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Unveiling the Stories of India’s Freedom Fighters

41. Sardar Vallabhbhai Patel

Sardar Vallabhbhai Patel, Freedom Fighter, India
(Image source: Wikipedia)
  • Full Name: Vallabhbhai Jhaverbhai Patel
  • Born: 31 October 1875, Nadiad
  • Died: 15 December 1950, Mumbai
  • Spouse: Jhaverba Patel (m. 1893–1909)

Sardar Vallabhbhai Patel is one of the most common names among all freedom fighters in the country. He becomes an important leader of the Indian National Congress and also organizes the Quit India movement, which will eventually pave the way for India’s independence.

Sardar Vallabh Bhai Patel was the first Commander in Chief of the Indian Armed Forces and from 15th August 1947, until December 15, 1950. He is the person who united the nation taking all the states to confidence.

42. Lal Bahadur Shastri

Lal Bahadur Shastri, Freedom FIghter, India, Indian Freedom Fighter
(Image source: Wikipedia)
  • Full Name: Lal Bahadur Shastri
  • Born: 2 October 1904, Mughalsarai
  • Died: 11 January 1966, Tashkent, Uzbekistan
  • Spouse: Lalita Shastri (m. 1928–1966)

After graduating from Sanskrit, Lal Bahadur Shastri joined the RSS, which marked the beginning of his political career. He played an important role in the movement for freedom with a notable contribution in 1921, the non-cooperation movement, March Dandi in 1930, and the Quit India Movement in 1942.

Lal Bahadur Shastri mysteriously died on the night of 11th January 1966, in Tashkent, the capital of Russia, after refusing to return the Pakistani lands won by Indian soldiers during the Indo-Pak war. Even today, Indians remember Lal Bahadur Shastri for his simplicity and patriotism.

43. Udham Singh

Udham Singh, Freedom Fighter, India
(Image source: Jagran)
  • Full Name: Udham Singh
  • Born: 26 December 1899, Sunam
  • Died: 31 July 1940, HMP Pentonville, London, United Kingdom

Shaheed Udham Singh was 20 years old at the time of the massacre. After the Jallianwala Bagh incident, he was involved in the freedom movement to obtain the independence of India from the British.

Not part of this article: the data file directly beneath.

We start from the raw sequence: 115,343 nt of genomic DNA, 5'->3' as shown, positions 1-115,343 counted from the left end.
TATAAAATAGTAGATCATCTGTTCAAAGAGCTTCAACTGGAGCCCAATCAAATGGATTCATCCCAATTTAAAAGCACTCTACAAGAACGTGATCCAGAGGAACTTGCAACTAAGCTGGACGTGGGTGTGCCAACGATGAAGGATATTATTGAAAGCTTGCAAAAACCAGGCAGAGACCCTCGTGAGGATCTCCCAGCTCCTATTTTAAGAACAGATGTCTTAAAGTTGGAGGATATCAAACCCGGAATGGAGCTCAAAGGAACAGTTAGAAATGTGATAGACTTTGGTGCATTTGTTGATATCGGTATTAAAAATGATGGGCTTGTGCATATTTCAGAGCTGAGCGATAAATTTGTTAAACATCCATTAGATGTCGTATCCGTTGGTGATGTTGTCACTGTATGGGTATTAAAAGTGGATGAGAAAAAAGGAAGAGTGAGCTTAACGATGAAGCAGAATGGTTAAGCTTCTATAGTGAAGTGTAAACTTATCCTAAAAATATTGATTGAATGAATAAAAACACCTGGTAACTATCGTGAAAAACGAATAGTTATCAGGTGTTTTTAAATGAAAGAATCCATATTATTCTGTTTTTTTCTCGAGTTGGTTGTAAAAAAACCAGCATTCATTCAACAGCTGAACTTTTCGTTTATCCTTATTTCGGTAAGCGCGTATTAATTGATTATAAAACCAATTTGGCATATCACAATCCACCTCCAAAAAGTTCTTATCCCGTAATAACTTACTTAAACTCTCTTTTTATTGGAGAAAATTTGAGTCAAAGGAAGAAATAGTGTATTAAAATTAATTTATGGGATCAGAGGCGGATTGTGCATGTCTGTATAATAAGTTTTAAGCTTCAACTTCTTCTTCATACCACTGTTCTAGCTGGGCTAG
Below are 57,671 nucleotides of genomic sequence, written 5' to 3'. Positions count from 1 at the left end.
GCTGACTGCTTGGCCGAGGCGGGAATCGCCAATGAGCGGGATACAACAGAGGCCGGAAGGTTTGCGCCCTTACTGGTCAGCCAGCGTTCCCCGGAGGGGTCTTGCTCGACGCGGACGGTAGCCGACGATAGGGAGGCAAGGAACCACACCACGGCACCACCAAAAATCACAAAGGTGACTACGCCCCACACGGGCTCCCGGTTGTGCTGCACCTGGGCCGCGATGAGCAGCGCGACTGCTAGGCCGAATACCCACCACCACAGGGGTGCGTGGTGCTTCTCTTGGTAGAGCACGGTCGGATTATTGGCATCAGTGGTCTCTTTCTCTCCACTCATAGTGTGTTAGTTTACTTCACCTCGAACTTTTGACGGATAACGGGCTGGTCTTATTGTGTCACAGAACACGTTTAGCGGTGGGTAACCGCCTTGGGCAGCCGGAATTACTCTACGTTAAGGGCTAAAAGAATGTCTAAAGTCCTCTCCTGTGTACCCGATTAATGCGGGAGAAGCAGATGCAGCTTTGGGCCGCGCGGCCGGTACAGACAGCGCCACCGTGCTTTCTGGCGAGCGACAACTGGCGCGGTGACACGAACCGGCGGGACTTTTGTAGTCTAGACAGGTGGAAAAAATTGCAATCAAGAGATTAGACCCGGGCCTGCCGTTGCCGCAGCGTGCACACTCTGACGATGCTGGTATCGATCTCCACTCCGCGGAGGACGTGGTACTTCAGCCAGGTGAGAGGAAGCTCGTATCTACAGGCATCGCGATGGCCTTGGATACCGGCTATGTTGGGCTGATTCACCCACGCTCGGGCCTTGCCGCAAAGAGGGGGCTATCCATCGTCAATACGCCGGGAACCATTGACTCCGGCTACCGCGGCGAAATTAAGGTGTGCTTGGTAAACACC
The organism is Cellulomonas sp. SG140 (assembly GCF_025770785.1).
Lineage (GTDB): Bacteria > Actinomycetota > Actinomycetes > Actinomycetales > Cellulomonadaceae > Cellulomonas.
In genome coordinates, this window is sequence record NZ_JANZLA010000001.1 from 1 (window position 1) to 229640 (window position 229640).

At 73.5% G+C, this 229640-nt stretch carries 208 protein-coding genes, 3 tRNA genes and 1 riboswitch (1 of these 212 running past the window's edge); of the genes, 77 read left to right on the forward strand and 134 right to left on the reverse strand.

When Singh was released in 1931, he was under close surveillance due to his close contacts with Bhagat Singh’s Republicans, who were hanged because of the Lahore plot. However, Udham Singh has not forgotten his plan. He fired O’Dwyer twice after the meeting ended and his ascent to the platform. He was immediately arrested and did not attempt to flee or resist his arrest.

44. Bal Gangadhar Tilak

Bal Gangadhar Tilak, Freedom Fighter, India
(Image source: Wikipedia)
  • Full Name: Keshav Gangadhar Tilak
  • Born: 23 July 1856, Chikhali
  • Died: 1 August 1920, Mumbai
  • Spouse: Satyabhamabai Tilak (m. 1871–1920)

Bal Gangadhar Tilak worked as a lawyer and then as a teacher. The social and political situation in India has affected him a lot. He launched 2 newspapers, the “Kesari” in Maharathi and the “Maratha” in English, in 1881.

Through these newspapers, he expressed his ideas and woke up the masses. Tilak opposed perverse social practices such as child marriage. He also launched the Ganesh Utsav celebration on the streets. These festivals were organized with the aim of uniting people and encouraging them to fight against the British regime.

45. Gopal Krishna Gokhale

Gopal Krishna Gokhale, Freedom Fighter, India
(Image source: thewire)
  • Full Name: Gopal Krishna Gokhale
  • Born: 9 May 1866, Bombay Presidency
  • Died: 19 February 1915, Mumbai
  • Spouse: Savitribai (m. 1880–1887)

Gopal Krishna Gokhale was born in a poor Brahmin family they did not have much money to spend, even for their basic needs. Despite the financial conditions, Gopal’s father sent him to an English school and was one of the first groups of Indians to study at an English school.

In 1889, Gopal Krishna Gokhale became a member of the Indian National Congress and began to actively contribute to improving the living conditions of the Indians. In 1905, Gokhale founded a new Society in the name of “Servants of India Society”. In 1912, Gokhale joined Mahatma Gandhi in South Africa to improve the lives of indigenous minorities.

46. Dr. B.R. Ambedkar

Dr. B.R. Ambedkar, Freedom Fighter, India
(Image source: Wikipedia)